We have invested in a large CNC machining operation here, we have a great crew of machinists and assembly people. We have on our staff a world class telescope and mount designer with all the advanced Cad-Cam design software at his disposal. We have probably the best customer service people in the business, who are dedicated to helping all users of our equipment (even those who don't read the manual ;^). A fair number of our staff are amateur astronomers themselves and understand your needs. We also have a number of independent software developers that do work for us, as well as advisers among the amateur community that help us in many countless ways. Besides introducing new telescope equipment, we also make a great effort to retain backward compatibility for all the mountings and scopes that were sold in the past.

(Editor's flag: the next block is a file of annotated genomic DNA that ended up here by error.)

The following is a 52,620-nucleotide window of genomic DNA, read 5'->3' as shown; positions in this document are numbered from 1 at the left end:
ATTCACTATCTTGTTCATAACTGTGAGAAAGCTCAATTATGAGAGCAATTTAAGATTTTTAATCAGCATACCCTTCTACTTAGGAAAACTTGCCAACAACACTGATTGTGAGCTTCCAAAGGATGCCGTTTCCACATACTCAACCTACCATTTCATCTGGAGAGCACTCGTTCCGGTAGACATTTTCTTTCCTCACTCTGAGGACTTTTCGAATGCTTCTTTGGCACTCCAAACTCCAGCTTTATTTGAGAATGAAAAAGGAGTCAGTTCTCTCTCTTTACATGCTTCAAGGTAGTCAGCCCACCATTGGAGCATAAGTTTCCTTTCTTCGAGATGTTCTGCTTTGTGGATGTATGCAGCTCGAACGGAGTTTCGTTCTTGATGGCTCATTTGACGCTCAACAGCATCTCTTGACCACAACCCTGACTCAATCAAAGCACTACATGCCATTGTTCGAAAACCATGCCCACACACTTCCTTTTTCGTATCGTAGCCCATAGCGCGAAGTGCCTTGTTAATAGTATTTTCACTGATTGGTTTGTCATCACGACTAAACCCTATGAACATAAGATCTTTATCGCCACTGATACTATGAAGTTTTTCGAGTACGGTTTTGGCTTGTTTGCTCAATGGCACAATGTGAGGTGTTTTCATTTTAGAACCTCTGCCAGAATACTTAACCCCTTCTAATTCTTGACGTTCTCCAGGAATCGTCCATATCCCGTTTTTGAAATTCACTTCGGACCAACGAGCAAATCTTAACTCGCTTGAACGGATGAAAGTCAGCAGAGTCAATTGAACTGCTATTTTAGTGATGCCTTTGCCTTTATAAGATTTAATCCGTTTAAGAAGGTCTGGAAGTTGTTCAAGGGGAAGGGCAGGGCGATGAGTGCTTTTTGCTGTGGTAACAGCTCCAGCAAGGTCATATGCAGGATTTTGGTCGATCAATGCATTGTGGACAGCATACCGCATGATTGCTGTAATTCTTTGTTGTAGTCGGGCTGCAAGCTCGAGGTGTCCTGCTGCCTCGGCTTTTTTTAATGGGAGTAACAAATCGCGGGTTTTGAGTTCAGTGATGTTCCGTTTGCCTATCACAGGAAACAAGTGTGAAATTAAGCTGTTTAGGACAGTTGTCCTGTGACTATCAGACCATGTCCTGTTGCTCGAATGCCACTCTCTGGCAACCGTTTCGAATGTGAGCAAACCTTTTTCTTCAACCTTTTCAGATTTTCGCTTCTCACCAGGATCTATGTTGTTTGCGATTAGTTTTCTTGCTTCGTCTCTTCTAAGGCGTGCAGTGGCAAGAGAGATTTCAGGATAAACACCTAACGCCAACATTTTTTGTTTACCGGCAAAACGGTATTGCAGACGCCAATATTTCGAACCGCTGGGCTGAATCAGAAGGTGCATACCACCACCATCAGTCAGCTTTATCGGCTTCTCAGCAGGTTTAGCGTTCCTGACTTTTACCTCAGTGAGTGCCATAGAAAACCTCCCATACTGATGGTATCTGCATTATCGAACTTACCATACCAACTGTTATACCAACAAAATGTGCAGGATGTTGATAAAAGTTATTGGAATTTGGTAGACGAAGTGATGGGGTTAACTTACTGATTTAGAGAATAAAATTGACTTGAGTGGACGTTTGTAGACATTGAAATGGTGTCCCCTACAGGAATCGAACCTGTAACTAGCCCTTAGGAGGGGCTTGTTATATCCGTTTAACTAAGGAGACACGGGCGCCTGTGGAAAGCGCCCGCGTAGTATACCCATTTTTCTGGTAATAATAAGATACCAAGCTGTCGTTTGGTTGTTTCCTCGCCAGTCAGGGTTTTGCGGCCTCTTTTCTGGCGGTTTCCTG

Yes, I am not personally making a lot of telescopes today, but there is no reason to worry. You have so many great scopes to choose from today that if I stopped cold turkey, it would make no dent in the available products. That said, I just finished approximately 60 of the 12" F3.8 Honders Astrographs and am also finishing the first of the 130 F6.3 GT triplet refractors of this next production run. When I am done I will have made almost 800 of just this size alone. On top of that we are planning to introduce a couple of unique scopes next year for imaging and visual use. These scopes will represent the next level of performance for their size - that's all I can tell you right now.